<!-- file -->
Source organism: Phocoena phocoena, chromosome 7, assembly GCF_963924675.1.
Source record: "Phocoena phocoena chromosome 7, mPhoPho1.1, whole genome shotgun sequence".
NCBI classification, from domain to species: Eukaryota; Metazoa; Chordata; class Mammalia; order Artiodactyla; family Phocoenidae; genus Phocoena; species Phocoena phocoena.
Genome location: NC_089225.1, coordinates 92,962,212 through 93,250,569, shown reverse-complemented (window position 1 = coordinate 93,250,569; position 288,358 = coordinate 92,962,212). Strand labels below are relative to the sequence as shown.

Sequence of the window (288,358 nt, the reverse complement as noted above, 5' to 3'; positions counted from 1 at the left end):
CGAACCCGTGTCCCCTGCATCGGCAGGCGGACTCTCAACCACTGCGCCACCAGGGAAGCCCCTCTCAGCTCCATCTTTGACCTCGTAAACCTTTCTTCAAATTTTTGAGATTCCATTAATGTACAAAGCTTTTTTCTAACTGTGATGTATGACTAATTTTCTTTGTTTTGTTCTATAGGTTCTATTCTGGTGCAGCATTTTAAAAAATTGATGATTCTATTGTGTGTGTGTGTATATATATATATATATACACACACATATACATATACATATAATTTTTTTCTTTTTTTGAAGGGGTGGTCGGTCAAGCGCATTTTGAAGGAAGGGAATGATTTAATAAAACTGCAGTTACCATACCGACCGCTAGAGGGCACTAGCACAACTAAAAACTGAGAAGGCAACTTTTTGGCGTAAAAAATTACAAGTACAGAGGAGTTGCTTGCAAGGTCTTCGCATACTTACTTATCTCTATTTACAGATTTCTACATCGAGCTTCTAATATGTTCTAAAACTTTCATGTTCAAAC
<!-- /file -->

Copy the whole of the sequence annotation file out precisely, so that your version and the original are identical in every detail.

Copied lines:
Source organism: Phocoena phocoena, chromosome 7, assembly GCF_963924675.1.
Source record: "Phocoena phocoena chromosome 7, mPhoPho1.1, whole genome shotgun sequence".
NCBI classification, from domain to species: Eukaryota; Metazoa; Chordata; class Mammalia; order Artiodactyla; family Phocoenidae; genus Phocoena; species Phocoena phocoena.
Genome location: NC_089225.1, coordinates 92,962,212 through 93,250,569, shown reverse-complemented (window position 1 = coordinate 93,250,569; position 288,358 = coordinate 92,962,212). Strand labels below are relative to the sequence as shown.

Sequence of the window (288,358 nt, the reverse complement as noted above, 5' to 3'; positions counted from 1 at the left end):
CGAACCCGTGTCCCCTGCATCGGCAGGCGGACTCTCAACCACTGCGCCACCAGGGAAGCCCCTCTCAGCTCCATCTTTGACCTCGTAAACCTTTCTTCAAATTTTTGAGATTCCATTAATGTACAAAGCTTTTTTCTAACTGTGATGTATGACTAATTTTCTTTGTTTTGTTCTATAGGTTCTATTCTGGTGCAGCATTTTAAAAAATTGATGATTCTATTGTGTGTGTGTGTATATATATATATATATACACACACATATACATATACATATAATTTTTTTCTTTTTTTGAAGGGGTGGTCGGTCAAGCGCATTTTGAAGGAAGGGAATGATTTAATAAAACTGCAGTTACCATACCGACCGCTAGAGGGCACTAGCACAACTAAAAACTGAGAAGGCAACTTTTTGGCGTAAAAAATTACAAGTACAGAGGAGTTGCTTGCAAGGTCTTCGCATACTTACTTATCTCTATTTACAGATTTCTACATCGAGCTTCTAATATGTTCTAAAACTTTCATGTTCAAAC